"It looks as though the choice will be taken from us. The city has more thirst than we have power, Adelia. The reservoir will come." I turn my back on her and walk to the house to ice my swelling arm.
Most of the students have bothered me far more than Adelia has. The one before her, Lilith--by the end she barely even watched. Instead she'd sit at the table and write long screeds, her essence blue green as she etched the letters.
"It's a terrible waste," she insisted. "Rural talent should be preserved. Why, the way you are able to bring life out of this emptiness."
Emptiness. The tangle of briars that held nests in the spring and blackberries in the summer. The trees my grandmother had nurtured. The dens and marshes and streams, the wild creatures that bedded down in all of them. Emptiness. One can fill emptiness, a glass to hold the water for a million greedy mouths. The essence spun between the land and the living means so much less than the essence forced into stone and concrete.
Lilith wrote endlessly about our life, and yet took no part in it. She avoided the things that could have helped, never even adding a log to the fire when it burned low. My parents would never have complained, would have left her to work at the table, fed her every night until her allotted time ended. Me, I was not so patient.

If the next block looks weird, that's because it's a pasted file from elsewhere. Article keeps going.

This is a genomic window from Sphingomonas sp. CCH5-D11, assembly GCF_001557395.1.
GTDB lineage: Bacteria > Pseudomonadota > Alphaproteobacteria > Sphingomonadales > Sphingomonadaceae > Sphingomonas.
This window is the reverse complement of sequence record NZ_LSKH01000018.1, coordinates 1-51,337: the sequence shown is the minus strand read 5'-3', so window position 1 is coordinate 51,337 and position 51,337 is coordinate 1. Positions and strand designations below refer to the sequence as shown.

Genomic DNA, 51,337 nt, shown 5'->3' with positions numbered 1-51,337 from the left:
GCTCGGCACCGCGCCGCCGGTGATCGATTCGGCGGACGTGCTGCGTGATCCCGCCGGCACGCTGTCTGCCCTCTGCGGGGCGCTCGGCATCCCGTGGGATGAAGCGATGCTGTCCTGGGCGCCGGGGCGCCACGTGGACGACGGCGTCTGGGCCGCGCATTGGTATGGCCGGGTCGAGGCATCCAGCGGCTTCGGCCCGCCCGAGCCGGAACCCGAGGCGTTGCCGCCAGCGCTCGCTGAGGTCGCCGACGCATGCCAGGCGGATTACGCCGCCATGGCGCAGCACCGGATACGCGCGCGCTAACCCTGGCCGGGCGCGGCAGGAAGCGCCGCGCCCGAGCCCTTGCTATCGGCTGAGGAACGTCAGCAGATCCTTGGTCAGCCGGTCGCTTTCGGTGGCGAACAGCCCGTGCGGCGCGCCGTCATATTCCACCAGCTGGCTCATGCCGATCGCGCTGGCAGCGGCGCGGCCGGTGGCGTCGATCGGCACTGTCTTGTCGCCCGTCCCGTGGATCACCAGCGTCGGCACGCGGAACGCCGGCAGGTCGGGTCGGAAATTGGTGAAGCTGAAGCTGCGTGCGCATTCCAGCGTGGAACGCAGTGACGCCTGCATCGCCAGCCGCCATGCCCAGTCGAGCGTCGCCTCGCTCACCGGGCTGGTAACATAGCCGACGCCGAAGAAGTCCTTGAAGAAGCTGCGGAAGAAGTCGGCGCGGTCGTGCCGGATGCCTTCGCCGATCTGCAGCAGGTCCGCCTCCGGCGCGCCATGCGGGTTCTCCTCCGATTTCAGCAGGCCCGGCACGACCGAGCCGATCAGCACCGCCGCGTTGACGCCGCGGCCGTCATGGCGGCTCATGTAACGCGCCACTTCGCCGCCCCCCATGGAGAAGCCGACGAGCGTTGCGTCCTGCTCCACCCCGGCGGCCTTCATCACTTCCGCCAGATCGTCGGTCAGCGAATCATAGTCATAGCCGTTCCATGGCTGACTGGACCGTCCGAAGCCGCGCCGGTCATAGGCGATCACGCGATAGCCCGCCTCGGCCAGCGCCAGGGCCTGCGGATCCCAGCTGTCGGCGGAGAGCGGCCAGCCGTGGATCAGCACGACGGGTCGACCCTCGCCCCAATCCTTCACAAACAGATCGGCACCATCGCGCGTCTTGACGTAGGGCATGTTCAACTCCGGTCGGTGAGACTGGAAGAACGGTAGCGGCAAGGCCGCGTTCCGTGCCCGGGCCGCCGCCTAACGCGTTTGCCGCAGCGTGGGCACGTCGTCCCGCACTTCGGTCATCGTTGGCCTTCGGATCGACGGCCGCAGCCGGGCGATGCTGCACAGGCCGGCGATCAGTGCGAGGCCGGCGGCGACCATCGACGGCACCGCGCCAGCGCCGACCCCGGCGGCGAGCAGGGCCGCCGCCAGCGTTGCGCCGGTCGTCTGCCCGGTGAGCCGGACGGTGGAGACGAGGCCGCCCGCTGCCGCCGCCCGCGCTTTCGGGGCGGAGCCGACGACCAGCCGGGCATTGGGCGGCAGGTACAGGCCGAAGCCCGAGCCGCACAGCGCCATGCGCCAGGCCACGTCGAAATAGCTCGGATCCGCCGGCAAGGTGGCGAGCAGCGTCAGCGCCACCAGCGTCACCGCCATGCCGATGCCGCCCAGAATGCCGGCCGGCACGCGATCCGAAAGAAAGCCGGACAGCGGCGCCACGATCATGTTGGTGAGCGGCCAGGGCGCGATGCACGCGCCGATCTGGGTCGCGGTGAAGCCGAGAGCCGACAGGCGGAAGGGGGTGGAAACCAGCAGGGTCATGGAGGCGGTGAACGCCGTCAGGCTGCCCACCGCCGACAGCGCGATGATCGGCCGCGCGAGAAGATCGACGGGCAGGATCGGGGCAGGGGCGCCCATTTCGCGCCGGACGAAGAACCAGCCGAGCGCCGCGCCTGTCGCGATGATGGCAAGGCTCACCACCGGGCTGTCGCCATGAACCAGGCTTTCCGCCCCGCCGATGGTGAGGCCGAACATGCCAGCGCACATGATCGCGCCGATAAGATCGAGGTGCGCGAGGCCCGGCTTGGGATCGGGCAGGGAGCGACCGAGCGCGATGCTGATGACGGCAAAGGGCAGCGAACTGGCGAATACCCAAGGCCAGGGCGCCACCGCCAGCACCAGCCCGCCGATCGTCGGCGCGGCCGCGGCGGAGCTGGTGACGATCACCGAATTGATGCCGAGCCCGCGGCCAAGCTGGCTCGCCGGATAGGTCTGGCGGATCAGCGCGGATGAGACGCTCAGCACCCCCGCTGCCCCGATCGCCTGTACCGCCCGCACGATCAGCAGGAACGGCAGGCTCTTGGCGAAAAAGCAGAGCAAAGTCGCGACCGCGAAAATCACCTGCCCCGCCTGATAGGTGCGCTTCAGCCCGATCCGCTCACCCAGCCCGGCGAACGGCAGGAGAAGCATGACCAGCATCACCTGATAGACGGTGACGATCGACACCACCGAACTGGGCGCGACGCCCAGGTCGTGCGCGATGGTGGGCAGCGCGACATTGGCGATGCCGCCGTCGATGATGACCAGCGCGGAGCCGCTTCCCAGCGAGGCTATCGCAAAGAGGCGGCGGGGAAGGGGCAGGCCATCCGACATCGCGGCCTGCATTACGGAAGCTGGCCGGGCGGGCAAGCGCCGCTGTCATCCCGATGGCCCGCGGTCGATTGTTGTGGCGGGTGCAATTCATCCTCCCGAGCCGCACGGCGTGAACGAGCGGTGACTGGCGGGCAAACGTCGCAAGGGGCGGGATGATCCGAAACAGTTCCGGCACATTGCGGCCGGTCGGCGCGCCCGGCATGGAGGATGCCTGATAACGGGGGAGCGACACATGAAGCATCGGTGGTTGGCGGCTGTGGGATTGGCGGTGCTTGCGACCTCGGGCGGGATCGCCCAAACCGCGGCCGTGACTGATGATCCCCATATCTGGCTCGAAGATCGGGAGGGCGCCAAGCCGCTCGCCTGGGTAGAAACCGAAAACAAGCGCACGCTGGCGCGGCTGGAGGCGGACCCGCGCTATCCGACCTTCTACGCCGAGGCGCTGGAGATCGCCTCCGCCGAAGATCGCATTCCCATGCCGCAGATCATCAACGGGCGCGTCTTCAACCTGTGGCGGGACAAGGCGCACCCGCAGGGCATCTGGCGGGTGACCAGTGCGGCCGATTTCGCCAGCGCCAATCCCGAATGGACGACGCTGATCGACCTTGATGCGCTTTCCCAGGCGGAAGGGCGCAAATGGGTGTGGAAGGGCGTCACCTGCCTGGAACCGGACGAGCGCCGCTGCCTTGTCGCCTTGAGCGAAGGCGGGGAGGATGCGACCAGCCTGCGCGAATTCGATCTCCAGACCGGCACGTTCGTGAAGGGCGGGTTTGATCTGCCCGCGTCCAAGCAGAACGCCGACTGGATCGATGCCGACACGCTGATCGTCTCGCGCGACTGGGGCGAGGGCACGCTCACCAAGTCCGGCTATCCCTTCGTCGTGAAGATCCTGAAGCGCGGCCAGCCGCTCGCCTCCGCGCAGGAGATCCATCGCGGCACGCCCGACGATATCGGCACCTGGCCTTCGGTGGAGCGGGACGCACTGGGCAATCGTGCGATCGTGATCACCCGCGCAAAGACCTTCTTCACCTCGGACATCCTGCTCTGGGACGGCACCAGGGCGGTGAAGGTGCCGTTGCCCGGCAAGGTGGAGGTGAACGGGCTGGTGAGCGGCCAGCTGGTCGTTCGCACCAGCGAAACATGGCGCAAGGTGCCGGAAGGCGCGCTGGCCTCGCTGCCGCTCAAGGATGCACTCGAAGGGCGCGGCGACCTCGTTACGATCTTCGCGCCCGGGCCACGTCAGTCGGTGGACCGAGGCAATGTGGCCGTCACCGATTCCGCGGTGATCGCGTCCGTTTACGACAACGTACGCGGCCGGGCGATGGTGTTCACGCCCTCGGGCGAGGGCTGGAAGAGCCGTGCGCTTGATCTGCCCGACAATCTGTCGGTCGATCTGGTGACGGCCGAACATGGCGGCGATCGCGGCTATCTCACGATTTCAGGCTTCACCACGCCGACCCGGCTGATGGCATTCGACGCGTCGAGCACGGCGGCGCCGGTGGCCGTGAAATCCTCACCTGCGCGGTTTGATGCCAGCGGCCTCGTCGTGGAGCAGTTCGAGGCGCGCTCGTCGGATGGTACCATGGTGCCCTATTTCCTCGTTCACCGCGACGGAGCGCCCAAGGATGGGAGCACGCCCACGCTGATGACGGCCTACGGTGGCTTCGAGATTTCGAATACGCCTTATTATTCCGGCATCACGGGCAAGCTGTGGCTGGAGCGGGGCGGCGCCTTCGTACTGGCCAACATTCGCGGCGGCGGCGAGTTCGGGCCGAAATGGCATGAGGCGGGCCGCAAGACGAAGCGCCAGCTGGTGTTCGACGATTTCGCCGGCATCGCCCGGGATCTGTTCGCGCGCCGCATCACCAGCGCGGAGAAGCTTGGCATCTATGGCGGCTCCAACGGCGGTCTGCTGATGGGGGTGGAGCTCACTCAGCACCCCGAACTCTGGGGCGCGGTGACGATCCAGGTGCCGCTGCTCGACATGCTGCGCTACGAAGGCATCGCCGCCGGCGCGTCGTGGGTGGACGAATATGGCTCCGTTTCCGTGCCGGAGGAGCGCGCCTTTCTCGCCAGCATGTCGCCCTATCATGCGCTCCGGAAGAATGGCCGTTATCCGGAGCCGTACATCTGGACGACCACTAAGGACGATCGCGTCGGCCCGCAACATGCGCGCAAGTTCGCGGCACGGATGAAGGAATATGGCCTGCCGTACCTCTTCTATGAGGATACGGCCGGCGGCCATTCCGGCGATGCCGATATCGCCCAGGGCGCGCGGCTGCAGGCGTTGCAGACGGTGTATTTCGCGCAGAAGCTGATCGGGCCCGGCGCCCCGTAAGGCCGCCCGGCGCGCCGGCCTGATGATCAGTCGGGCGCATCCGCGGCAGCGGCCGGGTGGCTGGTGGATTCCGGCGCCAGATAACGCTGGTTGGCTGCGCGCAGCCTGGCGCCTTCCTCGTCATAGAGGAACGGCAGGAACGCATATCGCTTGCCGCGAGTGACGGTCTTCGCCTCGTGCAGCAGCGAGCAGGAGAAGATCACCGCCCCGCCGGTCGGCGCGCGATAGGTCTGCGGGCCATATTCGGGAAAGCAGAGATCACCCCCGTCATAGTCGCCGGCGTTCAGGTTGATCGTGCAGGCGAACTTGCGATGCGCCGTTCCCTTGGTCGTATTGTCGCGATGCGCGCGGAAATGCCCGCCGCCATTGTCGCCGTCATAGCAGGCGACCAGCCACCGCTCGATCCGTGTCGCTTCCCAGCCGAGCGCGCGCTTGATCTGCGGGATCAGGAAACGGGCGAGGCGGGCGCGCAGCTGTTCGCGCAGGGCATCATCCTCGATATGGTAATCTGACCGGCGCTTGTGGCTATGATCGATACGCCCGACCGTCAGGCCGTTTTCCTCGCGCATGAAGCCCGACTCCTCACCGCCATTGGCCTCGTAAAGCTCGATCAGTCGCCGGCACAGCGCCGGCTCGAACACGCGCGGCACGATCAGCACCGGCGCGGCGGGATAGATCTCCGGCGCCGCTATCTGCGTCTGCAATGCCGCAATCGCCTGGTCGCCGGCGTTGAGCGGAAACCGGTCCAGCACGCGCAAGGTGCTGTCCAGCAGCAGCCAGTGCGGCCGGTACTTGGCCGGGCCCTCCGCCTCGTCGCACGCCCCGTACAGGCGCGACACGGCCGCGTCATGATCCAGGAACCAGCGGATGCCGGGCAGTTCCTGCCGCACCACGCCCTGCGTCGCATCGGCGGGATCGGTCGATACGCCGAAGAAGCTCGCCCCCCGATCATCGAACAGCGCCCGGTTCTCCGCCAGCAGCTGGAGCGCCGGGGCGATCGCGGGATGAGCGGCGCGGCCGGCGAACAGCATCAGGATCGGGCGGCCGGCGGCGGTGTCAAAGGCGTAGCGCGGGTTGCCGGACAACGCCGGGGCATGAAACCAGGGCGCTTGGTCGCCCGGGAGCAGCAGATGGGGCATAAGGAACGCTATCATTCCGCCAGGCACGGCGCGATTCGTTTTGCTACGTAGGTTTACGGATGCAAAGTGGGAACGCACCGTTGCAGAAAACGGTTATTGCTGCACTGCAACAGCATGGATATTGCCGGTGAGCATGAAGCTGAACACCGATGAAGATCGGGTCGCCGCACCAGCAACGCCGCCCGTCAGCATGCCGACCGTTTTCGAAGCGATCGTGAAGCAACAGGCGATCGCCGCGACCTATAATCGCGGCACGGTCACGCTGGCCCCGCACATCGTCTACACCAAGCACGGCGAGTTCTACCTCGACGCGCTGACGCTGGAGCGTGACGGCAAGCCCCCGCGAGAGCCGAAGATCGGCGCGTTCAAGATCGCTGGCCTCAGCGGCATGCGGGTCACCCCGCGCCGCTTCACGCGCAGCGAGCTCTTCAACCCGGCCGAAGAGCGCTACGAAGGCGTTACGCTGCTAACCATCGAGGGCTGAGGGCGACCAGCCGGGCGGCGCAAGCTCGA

"I admire the way you manage this farm," she said one day. I'd taken a break from binding stone for fence. My skin felt abraded, raw in the cool spring breeze, and I lay down in the grass with care, avoiding the rub of the blades. "You're a remarkable woman."
"I work," I said. "I see what must be done and I do it. There's no more to it than that."
"But there is. I could never do what you do."
"Lilith." The anger rose so quickly I could barely draw enough breath for voice. "You've chosen not to. It's a luxury I do not have."
She spoke before my words could sink in, deflecting them like skipping stones bouncing across a pond's surface. "I cannot do this work. My talent is more carefully shaped than yours. Your work requires brute force; mine is like a scalpel."